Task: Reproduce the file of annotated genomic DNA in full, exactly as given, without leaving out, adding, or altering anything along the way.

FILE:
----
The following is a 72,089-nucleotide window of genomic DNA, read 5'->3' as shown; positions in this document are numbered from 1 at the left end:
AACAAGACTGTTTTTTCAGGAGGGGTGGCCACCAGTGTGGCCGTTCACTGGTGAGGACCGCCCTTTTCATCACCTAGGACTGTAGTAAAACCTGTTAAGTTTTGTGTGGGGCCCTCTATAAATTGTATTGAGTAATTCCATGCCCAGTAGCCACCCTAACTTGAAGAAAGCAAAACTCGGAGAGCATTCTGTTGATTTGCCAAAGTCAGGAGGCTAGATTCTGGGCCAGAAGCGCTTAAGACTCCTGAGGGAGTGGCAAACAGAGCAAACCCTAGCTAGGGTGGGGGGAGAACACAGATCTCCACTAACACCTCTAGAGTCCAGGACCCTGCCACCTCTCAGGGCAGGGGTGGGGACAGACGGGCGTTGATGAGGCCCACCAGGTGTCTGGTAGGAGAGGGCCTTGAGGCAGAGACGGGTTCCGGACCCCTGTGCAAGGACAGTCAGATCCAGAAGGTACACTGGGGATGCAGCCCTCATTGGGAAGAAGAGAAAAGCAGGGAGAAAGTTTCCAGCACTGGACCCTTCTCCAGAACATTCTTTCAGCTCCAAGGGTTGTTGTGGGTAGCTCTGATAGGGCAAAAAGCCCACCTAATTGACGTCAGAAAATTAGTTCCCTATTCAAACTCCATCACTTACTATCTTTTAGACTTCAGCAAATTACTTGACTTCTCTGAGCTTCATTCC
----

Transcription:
The following is a 72,089-nucleotide window of genomic DNA, read 5'->3' as shown; positions in this document are numbered from 1 at the left end:
AACAAGACTGTTTTTTCAGGAGGGGTGGCCACCAGTGTGGCCGTTCACTGGTGAGGACCGCCCTTTTCATCACCTAGGACTGTAGTAAAACCTGTTAAGTTTTGTGTGGGGCCCTCTATAAATTGTATTGAGTAATTCCATGCCCAGTAGCCACCCTAACTTGAAGAAAGCAAAACTCGGAGAGCATTCTGTTGATTTGCCAAAGTCAGGAGGCTAGATTCTGGGCCAGAAGCGCTTAAGACTCCTGAGGGAGTGGCAAACAGAGCAAACCCTAGCTAGGGTGGGGGGAGAACACAGATCTCCACTAACACCTCTAGAGTCCAGGACCCTGCCACCTCTCAGGGCAGGGGTGGGGACAGACGGGCGTTGATGAGGCCCACCAGGTGTCTGGTAGGAGAGGGCCTTGAGGCAGAGACGGGTTCCGGACCCCTGTGCAAGGACAGTCAGATCCAGAAGGTACACTGGGGATGCAGCCCTCATTGGGAAGAAGAGAAAAGCAGGGAGAAAGTTTCCAGCACTGGACCCTTCTCCAGAACATTCTTTCAGCTCCAAGGGTTGTTGTGGGTAGCTCTGATAGGGCAAAAAGCCCACCTAATTGACGTCAGAAAATTAGTTCCCTATTCAAACTCCATCACTTACTATCTTTTAGACTTCAGCAAATTACTTGACTTCTCTGAGCTTCATTCC